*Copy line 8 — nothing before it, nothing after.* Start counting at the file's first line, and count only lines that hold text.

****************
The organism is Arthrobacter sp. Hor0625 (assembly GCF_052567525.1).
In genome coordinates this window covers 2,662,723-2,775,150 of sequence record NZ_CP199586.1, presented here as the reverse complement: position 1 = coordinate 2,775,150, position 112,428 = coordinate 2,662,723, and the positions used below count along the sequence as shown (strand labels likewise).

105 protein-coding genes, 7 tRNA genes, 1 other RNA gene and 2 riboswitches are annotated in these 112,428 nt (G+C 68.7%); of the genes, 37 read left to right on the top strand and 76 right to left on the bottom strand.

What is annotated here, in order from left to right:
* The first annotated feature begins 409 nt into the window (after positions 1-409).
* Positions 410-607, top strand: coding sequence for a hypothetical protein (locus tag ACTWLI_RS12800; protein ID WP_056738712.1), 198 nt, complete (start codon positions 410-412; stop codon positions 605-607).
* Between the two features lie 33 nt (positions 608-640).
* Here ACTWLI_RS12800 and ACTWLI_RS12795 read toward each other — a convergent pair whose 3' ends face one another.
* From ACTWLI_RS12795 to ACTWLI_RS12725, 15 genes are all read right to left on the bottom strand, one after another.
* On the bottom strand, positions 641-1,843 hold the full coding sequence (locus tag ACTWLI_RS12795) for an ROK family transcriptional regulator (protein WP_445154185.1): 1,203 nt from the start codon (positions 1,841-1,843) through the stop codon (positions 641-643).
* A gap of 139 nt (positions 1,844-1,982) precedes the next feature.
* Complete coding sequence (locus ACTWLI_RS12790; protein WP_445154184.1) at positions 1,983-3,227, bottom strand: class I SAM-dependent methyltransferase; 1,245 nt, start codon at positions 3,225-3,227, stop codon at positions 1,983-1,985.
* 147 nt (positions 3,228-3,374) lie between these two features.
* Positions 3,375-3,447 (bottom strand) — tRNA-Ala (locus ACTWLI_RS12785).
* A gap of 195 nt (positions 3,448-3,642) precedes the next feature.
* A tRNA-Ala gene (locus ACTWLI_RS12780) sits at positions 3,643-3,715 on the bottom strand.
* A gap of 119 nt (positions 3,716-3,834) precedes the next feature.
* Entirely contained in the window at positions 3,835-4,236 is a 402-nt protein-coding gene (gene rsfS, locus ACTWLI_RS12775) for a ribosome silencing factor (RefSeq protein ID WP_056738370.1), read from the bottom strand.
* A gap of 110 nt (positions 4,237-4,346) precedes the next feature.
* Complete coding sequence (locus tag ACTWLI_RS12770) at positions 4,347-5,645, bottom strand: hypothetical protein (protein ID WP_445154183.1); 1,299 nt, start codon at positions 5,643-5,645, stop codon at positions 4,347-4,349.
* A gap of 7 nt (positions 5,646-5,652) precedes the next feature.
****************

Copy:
* Here ACTWLI_RS12800 and ACTWLI_RS12795 read toward each other — a convergent pair whose 3' ends face one another.